Despite tech's demand for talent, new graduates aren't immune from the need to showcase their skills, particularly since companies maintain strong requirements for candidates.
"There are few positions that are true entry-level positions," Zafarino says. A listing for an entry-level software engineer might specify two years of experience, for example. "It's a challenge for [new graduates], but if you come from a good program, people are more willing to take a chance, expecting that you're going to be able to perform."
New graduates who have gained practical experience while still in school have an advantage. "Some [graduates] do have experience coming out of school, which is very attractive. Once a client gets a hold of that, they want more of that. That's their expectation," Zafarino says.
It's not just about internships, he notes. Some students have done freelance or contract work while in school.
GitHub is another way for new graduates to demonstrate their abilities and commitment to the computer-science craft. Prospective employers can see how active a candidate is on GitHub, check out the quality of the work, and even set up tests through GitHub. "Though you may not have the work experience, you have created something that people can see, and it's proof of what you can do and what you have done," Zafarino says. "A lot of clients look into that. You want the developer that's passionate."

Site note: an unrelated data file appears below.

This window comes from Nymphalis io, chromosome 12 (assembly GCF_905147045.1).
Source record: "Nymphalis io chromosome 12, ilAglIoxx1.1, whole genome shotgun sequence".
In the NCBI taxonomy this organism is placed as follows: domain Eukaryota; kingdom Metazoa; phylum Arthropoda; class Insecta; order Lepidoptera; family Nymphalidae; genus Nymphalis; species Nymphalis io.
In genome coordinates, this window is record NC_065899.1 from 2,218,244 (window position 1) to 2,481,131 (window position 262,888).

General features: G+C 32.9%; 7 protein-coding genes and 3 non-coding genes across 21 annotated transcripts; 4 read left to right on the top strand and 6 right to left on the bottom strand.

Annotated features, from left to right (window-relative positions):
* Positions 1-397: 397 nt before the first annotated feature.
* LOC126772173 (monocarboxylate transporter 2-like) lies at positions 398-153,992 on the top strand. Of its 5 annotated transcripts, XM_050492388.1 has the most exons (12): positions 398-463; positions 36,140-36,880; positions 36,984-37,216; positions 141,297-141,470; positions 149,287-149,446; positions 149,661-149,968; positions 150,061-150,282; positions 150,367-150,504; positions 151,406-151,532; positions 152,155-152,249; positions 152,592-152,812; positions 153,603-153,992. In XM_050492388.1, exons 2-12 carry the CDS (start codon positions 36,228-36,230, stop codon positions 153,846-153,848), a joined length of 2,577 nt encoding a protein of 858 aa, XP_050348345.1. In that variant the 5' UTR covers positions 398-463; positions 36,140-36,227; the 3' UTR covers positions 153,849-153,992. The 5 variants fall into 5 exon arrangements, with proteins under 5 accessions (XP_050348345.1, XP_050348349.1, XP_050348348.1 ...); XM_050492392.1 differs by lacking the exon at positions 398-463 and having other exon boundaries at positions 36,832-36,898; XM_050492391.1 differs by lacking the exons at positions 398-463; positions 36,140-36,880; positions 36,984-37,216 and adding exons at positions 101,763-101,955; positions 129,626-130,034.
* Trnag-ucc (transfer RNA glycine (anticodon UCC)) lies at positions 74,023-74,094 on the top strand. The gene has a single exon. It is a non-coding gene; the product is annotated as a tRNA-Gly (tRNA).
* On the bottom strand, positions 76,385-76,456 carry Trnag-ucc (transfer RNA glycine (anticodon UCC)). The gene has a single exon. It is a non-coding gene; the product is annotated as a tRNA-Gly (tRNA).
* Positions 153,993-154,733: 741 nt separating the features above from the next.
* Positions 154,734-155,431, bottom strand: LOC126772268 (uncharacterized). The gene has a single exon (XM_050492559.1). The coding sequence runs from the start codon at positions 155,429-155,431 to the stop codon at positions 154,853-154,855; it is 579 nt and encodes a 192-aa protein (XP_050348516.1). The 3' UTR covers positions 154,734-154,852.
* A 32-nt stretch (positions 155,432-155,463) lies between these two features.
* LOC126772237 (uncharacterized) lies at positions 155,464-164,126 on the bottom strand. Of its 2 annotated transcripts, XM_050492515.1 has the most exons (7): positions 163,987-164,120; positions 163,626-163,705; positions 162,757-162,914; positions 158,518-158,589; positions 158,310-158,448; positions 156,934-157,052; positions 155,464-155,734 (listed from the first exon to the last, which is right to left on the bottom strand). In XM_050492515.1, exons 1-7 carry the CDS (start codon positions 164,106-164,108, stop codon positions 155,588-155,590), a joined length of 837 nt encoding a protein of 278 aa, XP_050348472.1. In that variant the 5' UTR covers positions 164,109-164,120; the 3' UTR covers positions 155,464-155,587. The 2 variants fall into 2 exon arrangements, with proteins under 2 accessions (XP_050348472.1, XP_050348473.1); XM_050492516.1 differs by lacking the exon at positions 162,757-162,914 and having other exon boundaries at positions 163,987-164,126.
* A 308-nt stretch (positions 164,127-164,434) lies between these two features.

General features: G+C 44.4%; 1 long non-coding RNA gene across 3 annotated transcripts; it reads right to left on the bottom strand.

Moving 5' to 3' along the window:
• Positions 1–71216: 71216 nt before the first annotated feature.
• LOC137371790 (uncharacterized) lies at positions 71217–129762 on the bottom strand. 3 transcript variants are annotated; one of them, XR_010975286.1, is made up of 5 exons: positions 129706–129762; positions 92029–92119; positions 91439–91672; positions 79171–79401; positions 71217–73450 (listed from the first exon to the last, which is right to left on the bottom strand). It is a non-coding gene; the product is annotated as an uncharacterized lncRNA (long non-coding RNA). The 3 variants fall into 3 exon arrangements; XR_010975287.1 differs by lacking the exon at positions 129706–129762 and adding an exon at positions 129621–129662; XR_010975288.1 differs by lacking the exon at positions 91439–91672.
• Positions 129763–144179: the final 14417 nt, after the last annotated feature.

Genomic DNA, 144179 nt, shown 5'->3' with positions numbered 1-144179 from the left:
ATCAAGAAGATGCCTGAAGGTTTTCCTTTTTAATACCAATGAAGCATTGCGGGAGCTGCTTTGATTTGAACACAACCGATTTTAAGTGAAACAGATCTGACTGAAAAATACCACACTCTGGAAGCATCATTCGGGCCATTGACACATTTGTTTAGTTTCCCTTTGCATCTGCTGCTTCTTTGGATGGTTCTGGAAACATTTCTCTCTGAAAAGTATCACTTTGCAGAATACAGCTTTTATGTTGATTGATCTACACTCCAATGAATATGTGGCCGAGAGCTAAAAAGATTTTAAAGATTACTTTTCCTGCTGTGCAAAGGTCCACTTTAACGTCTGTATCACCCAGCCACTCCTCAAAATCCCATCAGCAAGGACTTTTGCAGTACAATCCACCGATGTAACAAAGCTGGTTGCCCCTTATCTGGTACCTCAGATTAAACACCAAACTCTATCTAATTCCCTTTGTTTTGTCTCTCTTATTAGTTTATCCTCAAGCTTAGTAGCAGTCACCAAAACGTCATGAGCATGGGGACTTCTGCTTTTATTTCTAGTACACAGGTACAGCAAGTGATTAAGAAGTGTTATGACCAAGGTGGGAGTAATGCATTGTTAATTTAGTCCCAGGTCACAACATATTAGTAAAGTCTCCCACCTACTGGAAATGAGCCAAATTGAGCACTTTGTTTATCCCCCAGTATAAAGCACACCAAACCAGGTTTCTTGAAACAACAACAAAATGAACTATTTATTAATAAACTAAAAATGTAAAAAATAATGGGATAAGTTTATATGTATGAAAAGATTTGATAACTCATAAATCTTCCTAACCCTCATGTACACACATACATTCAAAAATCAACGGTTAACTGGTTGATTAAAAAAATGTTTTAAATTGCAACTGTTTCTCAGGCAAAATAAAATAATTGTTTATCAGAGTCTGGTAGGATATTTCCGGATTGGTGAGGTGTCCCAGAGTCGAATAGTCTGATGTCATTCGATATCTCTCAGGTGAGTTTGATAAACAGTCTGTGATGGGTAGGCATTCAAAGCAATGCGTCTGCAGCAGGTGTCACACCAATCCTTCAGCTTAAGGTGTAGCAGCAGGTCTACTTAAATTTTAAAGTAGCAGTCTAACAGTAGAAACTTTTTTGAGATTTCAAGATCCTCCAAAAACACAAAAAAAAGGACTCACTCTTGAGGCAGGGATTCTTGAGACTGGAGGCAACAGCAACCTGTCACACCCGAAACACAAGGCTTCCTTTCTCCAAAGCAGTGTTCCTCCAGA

Meanwhile, in the bigger picture (not just tech), the jobs outlook for 2016 graduates across all majors is solid, if not quite as rosy as it was six months ago.
Employers expect to hire 5.2% more new graduates from the class of 2016 than they did in 2015, according to NACE. The projections, while positive, are less bullish than they were last fall, when respondents to NACE's twice-yearly Job Outlook survey predicted an 11% increase in hiring of new graduates.
Additionally, some 67% of employers told CareerBuilder they plan to hire recent college graduates this year, up from 65% last year and the highest percentage since 2007, according to the jobs website. Entry-level pay is increasing, the survey finds: 37% of employers plan to offer higher starting salaries to recent college graduates than they did last year, and 28% will pay $50,000 or more.
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